Tags: 1954, 2014, Bryan Cranston, Elizabeth, 고질라, Female, Godzilla, Gojira, Legendary, Male, MUTO, Olsen, Review, Serizawa, Taylor
Before I dive into the review, let me take a moment to talk about what Godzilla means to me…
I have one older brother by about 6 years — and he is just the ultimate definition of a brother. I looked up to him and have always thought the world of him, and so when I was born, whatever interests my brother had immediately fell onto me. My brother loved the Ninja Turtles, which is why I am a lifelong Ninja Turtles fan. My brother loved soccer and played his entire life, which is why I did the same. My brother had a fascination with sharks — buying coloring books and watching Shark Week annually, which is why I did the same.
And my brother absolutely adored and loved Godzilla movies, so naturally — I did the same.
I’ve already complied my list of top 10 favorite Godzilla films into two posts. (Part 1 and Part 2) But to be honest, I wouldn’t say I really “hate” any Godzilla film. I definitely have my favorites and least favorites, but even films like Godzilla’s Revenge and the 1998 American film both have meaning to me. Are they movies I watch often, or want to see anytime soon? Maybe not in particular, but they are still Godzilla films, and Godzilla, to me, is much more than just a film franchise.
I have an impressive Godzilla toy collection and a number of VHS tapes that belong to both myself and my brother, and of course a number of DVDs of my favorite films. I almost have the complete series of the Dark Horse Comics Godzilla run — which are some of my favorite comics. When I was growing up, I was always drawing pictures of Godzilla — his silhouette coming out of the ocean. I can honestly say now I have seen all of the Godzilla films released, but even if I couldn’t see another Godzilla film, I would still love the character just as much as I ever have.
He’s really connected to my childhood, my growing up — it sounds ridiculous in some ways, I get it — and I’m probably being too sentimental, but honestly — I’m the kind of person who is probably too honest about how I feel about things, and Godzilla means more to me than just one movie.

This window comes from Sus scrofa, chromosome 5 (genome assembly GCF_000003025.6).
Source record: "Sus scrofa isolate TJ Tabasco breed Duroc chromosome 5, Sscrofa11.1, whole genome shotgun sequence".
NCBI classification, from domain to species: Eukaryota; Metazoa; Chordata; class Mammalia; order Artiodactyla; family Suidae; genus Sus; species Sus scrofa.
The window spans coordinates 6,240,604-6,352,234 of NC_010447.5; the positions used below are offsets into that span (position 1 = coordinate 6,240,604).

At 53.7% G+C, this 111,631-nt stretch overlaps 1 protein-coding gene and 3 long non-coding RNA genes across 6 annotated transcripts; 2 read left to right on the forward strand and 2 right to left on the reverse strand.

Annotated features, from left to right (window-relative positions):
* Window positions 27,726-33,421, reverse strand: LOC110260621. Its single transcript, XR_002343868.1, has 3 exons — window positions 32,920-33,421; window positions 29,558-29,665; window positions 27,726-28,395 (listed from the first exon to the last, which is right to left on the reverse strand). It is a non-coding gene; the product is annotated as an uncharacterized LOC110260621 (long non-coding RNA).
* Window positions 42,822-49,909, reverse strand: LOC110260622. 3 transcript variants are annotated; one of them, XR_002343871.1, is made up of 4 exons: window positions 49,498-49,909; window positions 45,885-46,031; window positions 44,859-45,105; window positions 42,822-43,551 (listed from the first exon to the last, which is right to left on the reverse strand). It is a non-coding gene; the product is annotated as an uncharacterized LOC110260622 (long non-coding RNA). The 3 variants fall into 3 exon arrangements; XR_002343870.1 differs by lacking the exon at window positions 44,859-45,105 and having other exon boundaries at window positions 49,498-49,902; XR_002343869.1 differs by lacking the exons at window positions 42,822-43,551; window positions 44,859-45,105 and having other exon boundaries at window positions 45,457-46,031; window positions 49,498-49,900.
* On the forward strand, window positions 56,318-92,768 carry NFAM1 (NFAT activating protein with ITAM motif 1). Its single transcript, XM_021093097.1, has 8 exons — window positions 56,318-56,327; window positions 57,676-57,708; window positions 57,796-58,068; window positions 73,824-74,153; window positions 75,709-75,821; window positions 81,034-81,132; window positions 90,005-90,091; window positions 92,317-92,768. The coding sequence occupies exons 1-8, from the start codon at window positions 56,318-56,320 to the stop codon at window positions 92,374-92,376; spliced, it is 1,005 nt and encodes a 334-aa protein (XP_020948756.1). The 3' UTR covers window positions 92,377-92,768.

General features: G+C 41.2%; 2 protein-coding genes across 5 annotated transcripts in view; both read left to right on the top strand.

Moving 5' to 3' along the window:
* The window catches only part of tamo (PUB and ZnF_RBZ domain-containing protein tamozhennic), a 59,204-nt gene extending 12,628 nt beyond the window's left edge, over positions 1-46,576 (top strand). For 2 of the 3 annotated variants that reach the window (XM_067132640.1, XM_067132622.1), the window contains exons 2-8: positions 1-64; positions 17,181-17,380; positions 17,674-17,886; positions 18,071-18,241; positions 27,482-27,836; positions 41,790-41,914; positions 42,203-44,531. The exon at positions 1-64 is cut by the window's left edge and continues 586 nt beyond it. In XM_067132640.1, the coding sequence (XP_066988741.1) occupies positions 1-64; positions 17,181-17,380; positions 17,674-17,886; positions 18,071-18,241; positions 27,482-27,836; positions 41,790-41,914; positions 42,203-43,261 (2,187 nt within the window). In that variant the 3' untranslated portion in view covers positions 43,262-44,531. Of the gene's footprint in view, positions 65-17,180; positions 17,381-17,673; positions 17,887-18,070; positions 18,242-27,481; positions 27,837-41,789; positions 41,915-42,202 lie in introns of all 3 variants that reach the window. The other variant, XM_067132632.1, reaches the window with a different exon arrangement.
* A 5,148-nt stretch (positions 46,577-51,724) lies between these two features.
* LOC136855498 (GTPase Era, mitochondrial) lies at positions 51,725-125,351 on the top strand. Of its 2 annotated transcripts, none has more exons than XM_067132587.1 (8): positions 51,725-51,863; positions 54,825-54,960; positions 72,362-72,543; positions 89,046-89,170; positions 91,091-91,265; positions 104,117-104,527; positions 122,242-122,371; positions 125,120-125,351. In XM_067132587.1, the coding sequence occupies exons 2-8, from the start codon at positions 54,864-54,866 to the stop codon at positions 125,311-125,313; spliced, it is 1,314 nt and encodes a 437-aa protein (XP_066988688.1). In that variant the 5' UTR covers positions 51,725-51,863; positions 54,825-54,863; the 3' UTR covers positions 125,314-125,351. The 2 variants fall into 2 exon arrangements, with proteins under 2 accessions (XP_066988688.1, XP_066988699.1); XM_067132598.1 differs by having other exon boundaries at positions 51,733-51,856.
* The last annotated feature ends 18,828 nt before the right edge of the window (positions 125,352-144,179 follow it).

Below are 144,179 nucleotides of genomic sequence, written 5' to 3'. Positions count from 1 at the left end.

So with that all being said…what did this one movie mean to me?
Director: Gareth Edwards
Release Date: May 16th, 2014 (US) / May 14 & 15 International
This is the first Godzilla film in approximately a decade, after Godzilla Final Wars was released in Japan in late 2004. And of course, this is only the second Godzilla film to NOT created at the hands of Toho — the studio that made all of the original Japanese Godzilla films. With TriStar making the first “American Godzilla” film in 1998, the film did well financially and while not breaking any records at the time of its release, it did well enough and put money back into Toho’s pockets to make more of their own films — because — the 1998 film was not received well by critics in the US and especially Godzilla’s creators back in Japan.
Tags: Alfred, Animated Series, BAC, Batman, Batman AC, Batman Arkham Asylum Sequel, Batman Arkham City, Batman Arkham City Review, Batman Arkham City Score, Bruce Wayne, Catwoman, Dick Grayson, DLC, Nightwing, Nintendo WiiU, Playstation 3, PS3, Release Date, Review, Robin, Score, Sequel, Tim Drake, Wii U, XBox 360
Perched on a gargoyle statue, draped in darkness, I look out into the darkness that is the Gotham City nightlife. Turning on my detective vision, I can clearly see four outlined bodies on a nearby rooftop. These are the Joker’s henchmen, all of them criminals with dangerous weapons, looking to hurt anyone who opposes them. One of them walks onto a ledge alone, talking about the animosity between Two-Face and Joker. Without hesitation, I pounce on him from above, bringing him down in an instant. One after another, the remaining “henchmen” come up to the scene where their ally now lay on the ground, but a wave of batarangs and some quick combat skills leave them all lying unconscious before they realize what has happened. I am Batman.
No — I have not lost my mind. This is just one account of the awesome experience that is “Batman: Arkham City.”
Tags: Grand Theft Auto, L.A. Noire, LA Noire, LA Noire Airship Over Water, LA Noire Driving, LA Noire GTA, LA Noire Score, Open World, Review, RockStar, TeamBondi, XBox 360
L.A. Noire Review
Developer: Team Bondi
Publisher: RockStar Studios
Release Date: May 17, 2011
Personal Note: In the case of this L.A. Noire review, it’s better to arrive late than to never show up at all. I realize the game was released in May, but I was only able to play just a few weeks ago – and I feel that having some time after the hype has died down gave me a more clear look at the game as a whole.
On the surface, L.A. Noire plays like an open-world Grand Theft Auto-clone set in a post-WWII Los Angeles. What makes this game different is that instead of playing the role of someone committing crimes and working your way up through the streets, L.A. Noire puts in you in the shoes of a cop named Cole Phelps, a lieutenant in the war who has returned home to work his way up the ranks the honest way. Cole Phelps takes a very different route than a character from a GTA game, being that he works on the side of the law, rather than breaking it.